“I’ve just done 26 years,” said Everett Butler, standing on the steps of San Francisco’s City Hall. “However, since my release, I’ve been out here giving back. I’ve been able to become a member of the United Playaz which has given me the ability to get out and work on the street. I need to be able to vote for the Shamann Waltons, the Matt Haneys, the London Breeds and everyone else that comes behind them.”
On Monday morning several city supervisors and more than two dozen members of community organizations gathered at City Hall to show their support for ACA 6, nicknamed “Free the Vote.” Currently wending its way through Sacramento, ACA 6 would amend the California constitution and reinstate voting abilities for people who are on parole for a felony. It’s a policy 18 states and Washington, D.C. have in place, automatically reinstating voting rights once people are released from prison. Nevada and Colorado joined the list just this year.
Ten assemblymembers and state Senator Scott Wiener put forth the initiative in Sacramento, which could appear on the ballot sometime in 2020. If passed, nearly 50,000 Californians currently on parole would have their voting rights reinstated.
“In our democracy, we don’t cut people out,” said Supervisor Matt Haney, who introduced the resolution at the Board of Supervisors. “What we have right now is a disenfranchisement of tens of thousands of citizens of this state who are being denied a fundamental right. We know that our democracy is stronger when everybody is a part of it.”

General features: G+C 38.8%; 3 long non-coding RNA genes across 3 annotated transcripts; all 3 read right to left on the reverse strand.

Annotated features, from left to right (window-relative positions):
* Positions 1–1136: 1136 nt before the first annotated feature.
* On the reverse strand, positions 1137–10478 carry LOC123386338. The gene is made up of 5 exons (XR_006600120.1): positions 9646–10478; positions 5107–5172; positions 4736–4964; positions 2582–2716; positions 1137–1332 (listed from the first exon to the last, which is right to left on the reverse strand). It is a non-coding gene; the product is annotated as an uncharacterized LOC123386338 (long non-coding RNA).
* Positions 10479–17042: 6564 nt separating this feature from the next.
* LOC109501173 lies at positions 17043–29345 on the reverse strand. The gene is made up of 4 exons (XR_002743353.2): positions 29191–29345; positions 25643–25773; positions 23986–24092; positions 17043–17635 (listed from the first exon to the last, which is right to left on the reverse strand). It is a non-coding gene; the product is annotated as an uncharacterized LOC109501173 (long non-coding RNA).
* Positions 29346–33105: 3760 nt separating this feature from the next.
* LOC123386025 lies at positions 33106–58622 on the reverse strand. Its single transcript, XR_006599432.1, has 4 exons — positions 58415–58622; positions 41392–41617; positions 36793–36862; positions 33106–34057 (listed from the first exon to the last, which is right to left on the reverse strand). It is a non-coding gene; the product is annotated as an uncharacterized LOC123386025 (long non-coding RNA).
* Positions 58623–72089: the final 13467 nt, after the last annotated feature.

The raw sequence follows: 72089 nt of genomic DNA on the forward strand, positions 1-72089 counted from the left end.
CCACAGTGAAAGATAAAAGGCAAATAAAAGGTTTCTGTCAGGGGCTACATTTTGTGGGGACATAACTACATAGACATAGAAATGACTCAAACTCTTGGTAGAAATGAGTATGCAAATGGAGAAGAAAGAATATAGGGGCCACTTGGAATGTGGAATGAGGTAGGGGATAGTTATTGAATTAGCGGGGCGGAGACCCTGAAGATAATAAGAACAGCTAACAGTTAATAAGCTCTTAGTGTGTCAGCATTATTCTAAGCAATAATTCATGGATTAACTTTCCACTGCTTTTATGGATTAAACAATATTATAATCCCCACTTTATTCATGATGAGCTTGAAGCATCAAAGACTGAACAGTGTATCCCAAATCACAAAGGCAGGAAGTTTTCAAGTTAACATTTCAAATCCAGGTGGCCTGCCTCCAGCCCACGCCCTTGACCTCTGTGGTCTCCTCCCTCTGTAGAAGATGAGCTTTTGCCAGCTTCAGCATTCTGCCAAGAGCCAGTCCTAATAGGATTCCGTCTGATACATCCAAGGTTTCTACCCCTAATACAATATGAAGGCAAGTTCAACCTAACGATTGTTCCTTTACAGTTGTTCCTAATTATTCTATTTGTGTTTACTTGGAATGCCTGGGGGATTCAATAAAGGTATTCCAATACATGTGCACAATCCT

San Francisco Public Defender Mano Raju expanded on this. “As someone who’s been in jails and has had conversation after conversation with incarcerated folks… we’re losing out. A lot of that wisdom we get from people on parole is something we’re losing in our civic discourse when people don’t have the right to vote,” he said.
The vast majority of people who have been put on parole or incarcerated in the United States are Latinx or African American — meaning that this issue is not just one of criminal justice reform, but the reversal of a racist method of voter suppression. And it’s particularly unfair when one considers the fact that frequent conditions of parole are that people have to have a job and pay taxes — yet they have no political say in where that money goes.
Supervisor Sandra Lee Fewer, who sits on the Adult Probation Department’s Reentry Council, said that this change is long overdue.
“It is an antiquated way to silence the voices of people I want to hear from too,” she said. “Over 50,000 Californians are denied the right to vote. This is wrong. This is not an American thing to do, it’s not a Californian thing to do, and it’s not a San Franciscan thing to do.”
The resolution to support ACA 6 passed at the Rules Committee Monday. It still has to go to the full Board of Supervisors for a vote — but with Supervisors Haney, Fewer, Shamann Walton, Rafael Mandelman, Hillary Ronen, Gordon Mar, and Vallie Brown signed on already, it looks likely to pass.